CMO Today: Publicis’s Cannes Backout Backlash; Amazon’s NFL Ads; Diversity Debate Rages

Greetings from Cannes. We’re at the business end of the advertising festival now and it’s a good time to reflect on some of the excellent campaigns that won awards this year. My personal favorites were State Street’s “Fearless Girl” statue, which took home three Grand Prix, Burger King’s print ads that depicted real restaurants that had burned down, with the tagline “Flame Grilled Since 1954,” and Afghanistan Ministry of Health’s “Immunity Chain” — a beaded bracelet for babies to wear that tells doctors everything they need to know about the child’s vaccinations

I’m not sure many people would have predicted that the big story out of Cannes this year was the fact that one ad group has decided it’s had enough. Loyal readers of this newsletter will remember that earlier this week, Publicis Groupe announced it will be skipping Cannes in 2018 and will reroute the savings into an artificial intelligence platform called Marcel. It’s all anyone can talk about this week. But as my CMO Today colleagues in Cannes reported, Publicis staffers are miffed. Publicis Groupe CEO Arthur Sadoun said in a memo to staff that “early feedback has been overwhelmingly positive.” I can just imagine the conversation, over a glass of champagne on a Michelin Star beach restaurant: “Yes, Arthur, the industry really must cut *sip* down on this *glug* sort of thing.” Meanwhile, Cannes Lions managing director Jose Papa told The Drum “there are a lot of misconceptions about the expense” of the event. He also said, in his previous sentence in the interview, that passes start at €1,595 for two days.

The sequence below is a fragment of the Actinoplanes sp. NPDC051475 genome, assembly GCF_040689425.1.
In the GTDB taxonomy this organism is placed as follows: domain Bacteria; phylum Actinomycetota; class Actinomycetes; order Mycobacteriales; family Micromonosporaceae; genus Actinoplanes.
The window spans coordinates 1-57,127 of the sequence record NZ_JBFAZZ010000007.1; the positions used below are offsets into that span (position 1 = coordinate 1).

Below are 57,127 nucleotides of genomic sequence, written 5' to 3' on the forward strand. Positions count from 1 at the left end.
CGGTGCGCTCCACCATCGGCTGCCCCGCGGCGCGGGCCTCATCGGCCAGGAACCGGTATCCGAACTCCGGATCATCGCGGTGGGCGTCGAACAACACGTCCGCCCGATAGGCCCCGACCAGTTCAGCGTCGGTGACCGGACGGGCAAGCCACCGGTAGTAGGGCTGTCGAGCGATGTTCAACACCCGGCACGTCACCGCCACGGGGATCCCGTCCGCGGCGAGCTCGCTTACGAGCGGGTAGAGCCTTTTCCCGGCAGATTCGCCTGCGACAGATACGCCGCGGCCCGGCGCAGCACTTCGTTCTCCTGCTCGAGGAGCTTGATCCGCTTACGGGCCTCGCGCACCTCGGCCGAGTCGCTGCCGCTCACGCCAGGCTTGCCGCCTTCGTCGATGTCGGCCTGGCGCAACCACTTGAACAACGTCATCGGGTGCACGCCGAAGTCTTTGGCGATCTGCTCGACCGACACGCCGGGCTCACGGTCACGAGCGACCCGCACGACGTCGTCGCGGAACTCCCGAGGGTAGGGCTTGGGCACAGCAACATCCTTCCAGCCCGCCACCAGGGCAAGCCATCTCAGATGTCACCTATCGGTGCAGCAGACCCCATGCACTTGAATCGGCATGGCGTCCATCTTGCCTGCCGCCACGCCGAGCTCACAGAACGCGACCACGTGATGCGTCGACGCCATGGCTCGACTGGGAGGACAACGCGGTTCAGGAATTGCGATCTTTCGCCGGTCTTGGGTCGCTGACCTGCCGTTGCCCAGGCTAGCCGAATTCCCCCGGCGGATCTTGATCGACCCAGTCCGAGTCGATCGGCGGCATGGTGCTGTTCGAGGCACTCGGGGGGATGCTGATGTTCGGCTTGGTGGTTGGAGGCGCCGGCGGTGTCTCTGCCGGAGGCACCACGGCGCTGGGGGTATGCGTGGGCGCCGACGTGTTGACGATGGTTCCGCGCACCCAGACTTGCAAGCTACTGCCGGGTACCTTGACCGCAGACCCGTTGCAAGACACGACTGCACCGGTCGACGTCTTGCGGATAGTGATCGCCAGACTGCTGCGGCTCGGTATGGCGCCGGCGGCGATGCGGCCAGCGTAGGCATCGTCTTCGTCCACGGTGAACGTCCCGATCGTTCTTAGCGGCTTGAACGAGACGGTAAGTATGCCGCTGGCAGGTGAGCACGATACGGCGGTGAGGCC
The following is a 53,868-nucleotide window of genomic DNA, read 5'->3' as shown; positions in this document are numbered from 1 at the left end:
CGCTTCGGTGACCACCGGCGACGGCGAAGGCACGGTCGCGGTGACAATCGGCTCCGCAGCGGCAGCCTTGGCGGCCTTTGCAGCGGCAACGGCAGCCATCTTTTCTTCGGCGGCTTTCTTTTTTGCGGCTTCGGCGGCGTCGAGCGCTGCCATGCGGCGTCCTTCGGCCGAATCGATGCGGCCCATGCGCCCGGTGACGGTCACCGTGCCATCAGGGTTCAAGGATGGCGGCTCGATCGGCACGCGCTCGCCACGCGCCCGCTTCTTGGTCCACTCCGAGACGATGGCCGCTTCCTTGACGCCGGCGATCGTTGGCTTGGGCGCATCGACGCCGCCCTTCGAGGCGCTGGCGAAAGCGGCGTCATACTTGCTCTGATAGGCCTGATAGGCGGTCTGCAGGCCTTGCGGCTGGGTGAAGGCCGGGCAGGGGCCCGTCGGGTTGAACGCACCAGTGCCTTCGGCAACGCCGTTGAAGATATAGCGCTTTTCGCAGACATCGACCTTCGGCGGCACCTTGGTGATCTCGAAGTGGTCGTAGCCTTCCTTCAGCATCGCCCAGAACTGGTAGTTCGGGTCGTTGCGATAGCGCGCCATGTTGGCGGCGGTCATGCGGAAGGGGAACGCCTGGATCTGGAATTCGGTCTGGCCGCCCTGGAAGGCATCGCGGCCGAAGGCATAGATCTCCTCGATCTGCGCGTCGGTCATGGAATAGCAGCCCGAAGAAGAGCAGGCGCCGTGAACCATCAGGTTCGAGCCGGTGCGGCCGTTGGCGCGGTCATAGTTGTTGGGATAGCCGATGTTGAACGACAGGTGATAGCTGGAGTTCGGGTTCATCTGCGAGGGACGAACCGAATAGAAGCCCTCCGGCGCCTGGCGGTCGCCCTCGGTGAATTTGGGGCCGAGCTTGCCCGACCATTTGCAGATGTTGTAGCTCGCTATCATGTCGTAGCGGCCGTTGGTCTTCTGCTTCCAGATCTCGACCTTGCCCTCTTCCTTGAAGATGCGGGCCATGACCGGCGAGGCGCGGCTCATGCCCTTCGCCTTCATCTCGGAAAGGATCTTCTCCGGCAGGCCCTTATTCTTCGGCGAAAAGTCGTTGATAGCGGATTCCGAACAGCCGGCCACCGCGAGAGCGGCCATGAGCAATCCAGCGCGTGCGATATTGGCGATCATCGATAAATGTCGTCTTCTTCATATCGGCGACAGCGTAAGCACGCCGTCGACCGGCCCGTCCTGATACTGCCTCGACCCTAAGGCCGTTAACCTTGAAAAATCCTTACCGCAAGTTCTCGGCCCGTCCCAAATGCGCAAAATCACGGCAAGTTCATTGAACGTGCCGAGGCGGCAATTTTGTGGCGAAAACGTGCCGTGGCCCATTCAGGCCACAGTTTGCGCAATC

We’ve been hearing during Cannes about Amazon’s ability to upend the ad business on so many fronts — with its data, burgeoning ad tech play and, of course, its media adventures. Now, here’s something: Reuters reports that Amazon is planning to charge advertisers $2.8 million for ad packages so they can appear during the National Football League games it plans to stream this coming season. Amazon is reportedly offering ten 30-second slots each game, plus ads on Amazon.com during the football season. Amazon seems to be undercutting Twitter, which reportedly charged advertisers up to $8 million for its NFL streaming ad packages –…